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Improving workforce development
By Jessica David / June 7, 2016 /   Loading Disqus...

This is the second in an occasional Economic Security Strategy Series. 

The vision that guides our economic security initiative is a strong economic environment that allows all Rhode Islanders to prosper. We believe that the foundation of a strong Rhode Island economy will be quality jobs that allow our residents to support themselves and their families, and these quality jobs require robust enterprise and a skilled workforce.

We focus our investments in this sector on three strategies:

  1. Helping businesses start and grow by strengthening the business ecosystem.
  2. Meeting the needs of the workforce and industry by pursuing improvements to the workforce development system.
  3. Improving statewide self-esteem by promoting assets and enlisting advocates.            

In an earlier post, I discussed our business ecosystem priority. Here, I’d like to talk about our second strategy: pursuing improvements to the workforce development system.

Why workforce development?

Jobs are the foundation. Good jobs are central to a strong economy, equitable and prosperous communities, and family security. Every Rhode Islander deserves the opportunity for meaningful employment. And employers need a capable workforce to succeed. 

In Rhode Island, there is much work to be done for these needs to be met. Our unemployment rate has dropped to 5.4% as of February 2016, the lowest since August 2007. This is excellent news. But there are still troubling signs in the labor market. For a nuanced understanding, we turn to recent research by Mary Burke, senior economist at the Federal Reserve Bank of Boston. 

Participation in the labor market has declined. According to Burke, “the increase in the number of employed Rhode Island residents fell short of the decline in the number of unemployed persons in the state, suggesting that some (or possibly all) of the formerly unemployed individuals dropped out of the labor force (or moved out of state) rather than finding work.” Unemployed Rhode Islanders are finding work in other New England states, while Rhode Island employers are filling vacancies with out-of-state workers. The highest share of Rhode Island residents who work outside of the state are those with a high school diploma or less. The highest share of jobs filled by nonresidents go to those with a bachelor’s degree or more. This suggests a mismatch between the skills employers need and the skills of Rhode Island workers.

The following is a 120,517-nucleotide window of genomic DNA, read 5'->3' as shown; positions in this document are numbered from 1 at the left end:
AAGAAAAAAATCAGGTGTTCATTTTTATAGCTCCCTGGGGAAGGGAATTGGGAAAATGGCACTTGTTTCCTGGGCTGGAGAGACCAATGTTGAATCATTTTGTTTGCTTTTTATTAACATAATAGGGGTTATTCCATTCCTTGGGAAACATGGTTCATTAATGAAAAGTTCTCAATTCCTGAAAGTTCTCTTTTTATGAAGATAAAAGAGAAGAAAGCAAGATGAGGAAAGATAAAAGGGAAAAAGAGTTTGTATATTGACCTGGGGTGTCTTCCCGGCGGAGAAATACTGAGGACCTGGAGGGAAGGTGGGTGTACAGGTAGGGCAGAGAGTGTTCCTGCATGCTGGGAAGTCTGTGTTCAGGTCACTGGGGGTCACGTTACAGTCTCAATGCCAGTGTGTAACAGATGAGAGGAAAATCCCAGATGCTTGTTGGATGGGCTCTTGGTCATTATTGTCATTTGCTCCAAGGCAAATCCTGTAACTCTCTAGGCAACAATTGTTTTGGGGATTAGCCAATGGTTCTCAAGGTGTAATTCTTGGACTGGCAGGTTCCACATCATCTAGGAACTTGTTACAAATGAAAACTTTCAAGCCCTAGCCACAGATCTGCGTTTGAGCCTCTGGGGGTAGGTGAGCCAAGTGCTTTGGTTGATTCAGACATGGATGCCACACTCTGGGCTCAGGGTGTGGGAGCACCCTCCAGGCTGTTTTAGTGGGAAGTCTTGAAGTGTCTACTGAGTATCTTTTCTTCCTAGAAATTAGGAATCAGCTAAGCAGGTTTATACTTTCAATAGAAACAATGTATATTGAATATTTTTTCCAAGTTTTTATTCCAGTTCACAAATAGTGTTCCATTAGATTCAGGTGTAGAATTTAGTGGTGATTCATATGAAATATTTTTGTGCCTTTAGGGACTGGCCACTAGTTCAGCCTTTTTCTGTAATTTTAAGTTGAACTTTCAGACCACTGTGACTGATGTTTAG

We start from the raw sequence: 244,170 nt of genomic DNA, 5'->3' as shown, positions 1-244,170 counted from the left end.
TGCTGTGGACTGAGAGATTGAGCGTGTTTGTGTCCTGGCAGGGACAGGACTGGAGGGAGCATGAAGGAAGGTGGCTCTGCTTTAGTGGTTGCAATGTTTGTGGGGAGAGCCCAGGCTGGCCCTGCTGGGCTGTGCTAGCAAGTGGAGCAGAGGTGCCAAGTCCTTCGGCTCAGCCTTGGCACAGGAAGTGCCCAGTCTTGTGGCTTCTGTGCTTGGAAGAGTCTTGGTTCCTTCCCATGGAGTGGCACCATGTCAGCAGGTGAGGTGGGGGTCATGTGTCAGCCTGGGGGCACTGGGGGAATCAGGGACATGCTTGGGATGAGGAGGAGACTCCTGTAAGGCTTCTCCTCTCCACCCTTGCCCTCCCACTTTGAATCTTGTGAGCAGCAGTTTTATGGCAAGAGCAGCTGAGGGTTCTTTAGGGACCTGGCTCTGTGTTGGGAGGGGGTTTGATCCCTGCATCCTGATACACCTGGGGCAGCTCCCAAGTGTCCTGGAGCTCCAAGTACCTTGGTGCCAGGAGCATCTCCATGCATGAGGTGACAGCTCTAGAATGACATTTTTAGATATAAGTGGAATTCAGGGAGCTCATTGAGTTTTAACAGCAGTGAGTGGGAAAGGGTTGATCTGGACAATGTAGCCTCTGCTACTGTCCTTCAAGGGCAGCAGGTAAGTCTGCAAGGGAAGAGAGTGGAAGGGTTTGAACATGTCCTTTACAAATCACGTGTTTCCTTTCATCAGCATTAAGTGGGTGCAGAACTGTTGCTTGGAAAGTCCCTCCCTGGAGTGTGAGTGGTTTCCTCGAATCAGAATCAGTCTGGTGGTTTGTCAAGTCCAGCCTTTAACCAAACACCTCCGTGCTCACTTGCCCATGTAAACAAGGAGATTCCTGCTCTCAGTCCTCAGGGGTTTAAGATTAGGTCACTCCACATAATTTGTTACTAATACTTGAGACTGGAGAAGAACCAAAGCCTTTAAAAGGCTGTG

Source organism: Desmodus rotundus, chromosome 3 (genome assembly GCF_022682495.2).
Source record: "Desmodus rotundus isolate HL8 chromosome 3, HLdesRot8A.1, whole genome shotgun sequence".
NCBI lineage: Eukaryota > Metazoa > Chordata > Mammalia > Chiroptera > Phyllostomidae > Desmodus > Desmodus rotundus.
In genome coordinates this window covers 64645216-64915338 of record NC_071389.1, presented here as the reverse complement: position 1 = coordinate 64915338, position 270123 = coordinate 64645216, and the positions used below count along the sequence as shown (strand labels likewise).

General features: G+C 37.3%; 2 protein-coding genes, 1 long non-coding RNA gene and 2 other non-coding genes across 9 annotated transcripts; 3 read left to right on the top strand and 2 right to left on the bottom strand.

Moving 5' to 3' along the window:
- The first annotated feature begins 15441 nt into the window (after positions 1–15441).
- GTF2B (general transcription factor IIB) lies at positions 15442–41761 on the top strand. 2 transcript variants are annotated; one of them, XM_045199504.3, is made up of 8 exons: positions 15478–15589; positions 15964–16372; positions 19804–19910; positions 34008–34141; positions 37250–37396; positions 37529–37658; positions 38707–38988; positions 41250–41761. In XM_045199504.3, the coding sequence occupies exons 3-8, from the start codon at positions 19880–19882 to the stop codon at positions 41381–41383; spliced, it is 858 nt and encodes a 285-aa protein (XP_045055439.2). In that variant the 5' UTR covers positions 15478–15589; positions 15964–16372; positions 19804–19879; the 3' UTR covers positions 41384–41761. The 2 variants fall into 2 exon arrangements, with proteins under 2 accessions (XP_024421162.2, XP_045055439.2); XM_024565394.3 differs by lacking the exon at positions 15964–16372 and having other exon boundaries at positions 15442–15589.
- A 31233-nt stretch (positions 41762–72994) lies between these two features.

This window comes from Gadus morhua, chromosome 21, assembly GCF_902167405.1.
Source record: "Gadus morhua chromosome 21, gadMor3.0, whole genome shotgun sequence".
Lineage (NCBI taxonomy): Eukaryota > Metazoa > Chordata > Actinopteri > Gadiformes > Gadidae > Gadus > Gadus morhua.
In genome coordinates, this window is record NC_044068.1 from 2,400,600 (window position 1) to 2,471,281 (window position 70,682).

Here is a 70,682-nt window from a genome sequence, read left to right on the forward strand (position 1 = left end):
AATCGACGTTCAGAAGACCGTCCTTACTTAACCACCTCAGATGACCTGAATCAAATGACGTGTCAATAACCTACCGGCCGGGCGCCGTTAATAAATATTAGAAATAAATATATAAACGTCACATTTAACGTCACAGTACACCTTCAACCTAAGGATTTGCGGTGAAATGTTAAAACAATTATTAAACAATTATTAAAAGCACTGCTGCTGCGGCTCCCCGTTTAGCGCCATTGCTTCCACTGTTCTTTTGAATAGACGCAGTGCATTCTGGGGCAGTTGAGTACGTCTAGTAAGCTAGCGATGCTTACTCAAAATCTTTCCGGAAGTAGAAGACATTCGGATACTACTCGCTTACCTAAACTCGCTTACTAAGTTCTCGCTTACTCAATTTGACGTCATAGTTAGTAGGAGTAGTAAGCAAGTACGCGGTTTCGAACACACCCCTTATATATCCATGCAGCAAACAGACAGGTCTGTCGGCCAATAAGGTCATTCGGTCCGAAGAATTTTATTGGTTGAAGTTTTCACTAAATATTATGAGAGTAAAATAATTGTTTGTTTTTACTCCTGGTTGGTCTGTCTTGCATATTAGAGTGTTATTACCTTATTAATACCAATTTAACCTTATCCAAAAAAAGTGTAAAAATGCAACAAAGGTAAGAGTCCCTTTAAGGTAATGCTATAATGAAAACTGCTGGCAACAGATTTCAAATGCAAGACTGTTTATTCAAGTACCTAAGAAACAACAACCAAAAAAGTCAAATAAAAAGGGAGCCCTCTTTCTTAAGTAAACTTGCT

Burke’s research also notes that the share of the labor force between 25 and 44 years of age declined significantly between 2001 and 2015, while the share of workers between 45 and 64 years of age increased. This is a trend nationwide, but Burke points out that it seems “more pronounced” in Rhode Island than in neighboring Massachusetts or the United States. Our workforce is getting older. What does this mean for the long-term well-being of our residents? 

In addition, vacancy rates are coming down, suggesting that employers are taking down vacancies or moving operations elsewhere. We know that workforce quality affects where firms locate and how they decide to grow. And Rhode Island companies, across industries, regularly report difficulty finding skilled employees. 

Long-term, Rhode Island’s public education system (pre-K through college) must better prepare students for the workforce of today and tomorrow. (We’re working on that, too.) In the meantime, job seekers need access to education and training programs and work experience that will make them employable. That’s where workforce development comes in. 

Why the systems approach?


As you’ll see, the vast majority of workforce development dollars come from the public sector. At best, the Foundation’s philanthropic resources can fund programs that serve a few hundred people. Our greatest point of leverage, we feel, is at the systems level – to help create a comprehensive, coordinated network of services and supports that is easy to navigate and highly effective at meeting the needs of employers and job seekers.